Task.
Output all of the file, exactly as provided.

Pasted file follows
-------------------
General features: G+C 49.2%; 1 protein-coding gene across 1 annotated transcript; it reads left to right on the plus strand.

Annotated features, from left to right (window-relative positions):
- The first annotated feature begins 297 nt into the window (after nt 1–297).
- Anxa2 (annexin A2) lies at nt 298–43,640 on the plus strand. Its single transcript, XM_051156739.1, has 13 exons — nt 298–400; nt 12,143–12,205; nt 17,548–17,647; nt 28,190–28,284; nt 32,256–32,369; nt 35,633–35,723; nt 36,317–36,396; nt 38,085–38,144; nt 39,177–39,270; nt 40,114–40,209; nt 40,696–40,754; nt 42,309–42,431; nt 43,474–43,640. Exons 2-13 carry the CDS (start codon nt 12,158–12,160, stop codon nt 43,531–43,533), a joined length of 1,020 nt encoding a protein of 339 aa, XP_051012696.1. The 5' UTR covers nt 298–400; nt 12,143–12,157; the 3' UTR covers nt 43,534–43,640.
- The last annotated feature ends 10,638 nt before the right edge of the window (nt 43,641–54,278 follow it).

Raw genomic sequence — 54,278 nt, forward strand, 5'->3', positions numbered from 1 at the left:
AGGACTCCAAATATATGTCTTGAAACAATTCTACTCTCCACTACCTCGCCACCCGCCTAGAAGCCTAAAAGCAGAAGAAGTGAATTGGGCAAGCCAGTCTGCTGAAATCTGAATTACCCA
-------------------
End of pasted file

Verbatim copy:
General features: G+C 49.2%; 1 protein-coding gene across 1 annotated transcript; it reads left to right on the plus strand.

Annotated features, from left to right (window-relative positions):
- The first annotated feature begins 297 nt into the window (after nt 1–297).
- Anxa2 (annexin A2) lies at nt 298–43,640 on the plus strand. Its single transcript, XM_051156739.1, has 13 exons — nt 298–400; nt 12,143–12,205; nt 17,548–17,647; nt 28,190–28,284; nt 32,256–32,369; nt 35,633–35,723; nt 36,317–36,396; nt 38,085–38,144; nt 39,177–39,270; nt 40,114–40,209; nt 40,696–40,754; nt 42,309–42,431; nt 43,474–43,640. Exons 2-13 carry the CDS (start codon nt 12,158–12,160, stop codon nt 43,531–43,533), a joined length of 1,020 nt encoding a protein of 339 aa, XP_051012696.1. The 5' UTR covers nt 298–400; nt 12,143–12,157; the 3' UTR covers nt 43,534–43,640.
- The last annotated feature ends 10,638 nt before the right edge of the window (nt 43,641–54,278 follow it).

Raw genomic sequence — 54,278 nt, forward strand, 5'->3', positions numbered from 1 at the left:
AGGACTCCAAATATATGTCTTGAAACAATTCTACTCTCCACTACCTCGCCACCCGCCTAGAAGCCTAAAAGCAGAAGAAGTGAATTGGGCAAGCCAGTCTGCTGAAATCTGAATTACCCA